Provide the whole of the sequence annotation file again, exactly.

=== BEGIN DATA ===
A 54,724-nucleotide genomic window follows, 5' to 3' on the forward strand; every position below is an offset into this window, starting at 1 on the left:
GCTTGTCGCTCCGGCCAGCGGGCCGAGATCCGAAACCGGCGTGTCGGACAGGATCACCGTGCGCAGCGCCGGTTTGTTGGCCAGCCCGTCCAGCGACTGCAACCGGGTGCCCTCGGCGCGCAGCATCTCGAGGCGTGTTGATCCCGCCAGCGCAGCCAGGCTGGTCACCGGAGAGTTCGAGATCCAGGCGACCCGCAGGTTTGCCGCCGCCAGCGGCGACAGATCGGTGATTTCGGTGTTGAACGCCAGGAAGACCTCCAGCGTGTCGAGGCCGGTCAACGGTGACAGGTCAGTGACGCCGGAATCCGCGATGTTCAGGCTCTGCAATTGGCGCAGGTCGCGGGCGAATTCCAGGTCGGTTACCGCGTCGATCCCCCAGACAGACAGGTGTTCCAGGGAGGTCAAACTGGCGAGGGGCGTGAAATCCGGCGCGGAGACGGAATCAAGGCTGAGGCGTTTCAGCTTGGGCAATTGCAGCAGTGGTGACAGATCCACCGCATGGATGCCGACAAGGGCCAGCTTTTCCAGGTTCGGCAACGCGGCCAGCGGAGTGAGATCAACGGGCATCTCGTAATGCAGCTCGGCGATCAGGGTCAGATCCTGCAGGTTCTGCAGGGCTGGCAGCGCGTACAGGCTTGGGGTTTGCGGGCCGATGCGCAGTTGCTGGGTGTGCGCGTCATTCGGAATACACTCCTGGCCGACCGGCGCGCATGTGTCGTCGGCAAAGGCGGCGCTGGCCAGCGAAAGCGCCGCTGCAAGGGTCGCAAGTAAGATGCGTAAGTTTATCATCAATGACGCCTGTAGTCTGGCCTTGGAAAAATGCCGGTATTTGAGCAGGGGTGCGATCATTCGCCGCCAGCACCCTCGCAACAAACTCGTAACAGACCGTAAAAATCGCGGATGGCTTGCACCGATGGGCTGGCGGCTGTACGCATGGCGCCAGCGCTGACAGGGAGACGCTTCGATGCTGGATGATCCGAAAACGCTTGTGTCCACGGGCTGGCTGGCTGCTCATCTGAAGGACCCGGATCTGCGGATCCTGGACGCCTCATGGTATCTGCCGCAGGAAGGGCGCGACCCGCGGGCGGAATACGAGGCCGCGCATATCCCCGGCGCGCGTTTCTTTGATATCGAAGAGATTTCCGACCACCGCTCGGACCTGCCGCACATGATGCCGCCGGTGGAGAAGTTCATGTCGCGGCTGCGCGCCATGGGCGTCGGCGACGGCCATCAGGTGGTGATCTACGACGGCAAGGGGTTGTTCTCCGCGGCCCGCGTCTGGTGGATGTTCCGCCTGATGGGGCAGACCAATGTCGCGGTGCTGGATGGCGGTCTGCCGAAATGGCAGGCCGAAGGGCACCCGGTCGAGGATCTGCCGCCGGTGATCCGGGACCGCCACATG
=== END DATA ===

A 54,724-nucleotide genomic window follows, 5' to 3' on the forward strand; every position below is an offset into this window, starting at 1 on the left:
GCTTGTCGCTCCGGCCAGCGGGCCGAGATCCGAAACCGGCGTGTCGGACAGGATCACCGTGCGCAGCGCCGGTTTGTTGGCCAGCCCGTCCAGCGACTGCAACCGGGTGCCCTCGGCGCGCAGCATCTCGAGGCGTGTTGATCCCGCCAGCGCAGCCAGGCTGGTCACCGGAGAGTTCGAGATCCAGGCGACCCGCAGGTTTGCCGCCGCCAGCGGCGACAGATCGGTGATTTCGGTGTTGAACGCCAGGAAGACCTCCAGCGTGTCGAGGCCGGTCAACGGTGACAGGTCAGTGACGCCGGAATCCGCGATGTTCAGGCTCTGCAATTGGCGCAGGTCGCGGGCGAATTCCAGGTCGGTTACCGCGTCGATCCCCCAGACAGACAGGTGTTCCAGGGAGGTCAAACTGGCGAGGGGCGTGAAATCCGGCGCGGAGACGGAATCAAGGCTGAGGCGTTTCAGCTTGGGCAATTGCAGCAGTGGTGACAGATCCACCGCATGGATGCCGACAAGGGCCAGCTTTTCCAGGTTCGGCAACGCGGCCAGCGGAGTGAGATCAACGGGCATCTCGTAATGCAGCTCGGCGATCAGGGTCAGATCCTGCAGGTTCTGCAGGGCTGGCAGCGCGTACAGGCTTGGGGTTTGCGGGCCGATGCGCAGTTGCTGGGTGTGCGCGTCATTCGGAATACACTCCTGGCCGACCGGCGCGCATGTGTCGTCGGCAAAGGCGGCGCTGGCCAGCGAAAGCGCCGCTGCAAGGGTCGCAAGTAAGATGCGTAAGTTTATCATCAATGACGCCTGTAGTCTGGCCTTGGAAAAATGCCGGTATTTGAGCAGGGGTGCGATCATTCGCCGCCAGCACCCTCGCAACAAACTCGTAACAGACCGTAAAAATCGCGGATGGCTTGCACCGATGGGCTGGCGGCTGTACGCATGGCGCCAGCGCTGACAGGGAGACGCTTCGATGCTGGATGATCCGAAAACGCTTGTGTCCACGGGCTGGCTGGCTGCTCATCTGAAGGACCCGGATCTGCGGATCCTGGACGCCTCATGGTATCTGCCGCAGGAAGGGCGCGACCCGCGGGCGGAATACGAGGCCGCGCATATCCCCGGCGCGCGTTTCTTTGATATCGAAGAGATTTCCGACCACCGCTCGGACCTGCCGCACATGATGCCGCCGGTGGAGAAGTTCATGTCGCGGCTGCGCGCCATGGGCGTCGGCGACGGCCATCAGGTGGTGATCTACGACGGCAAGGGGTTGTTCTCCGCGGCCCGCGTCTGGTGGATGTTCCGCCTGATGGGGCAGACCAATGTCGCGGTGCTGGATGGCGGTCTGCCGAAATGGCAGGCCGAAGGGCACCCGGTCGAGGATCTGCCGCCGGTGATCCGGGACCGCCACATG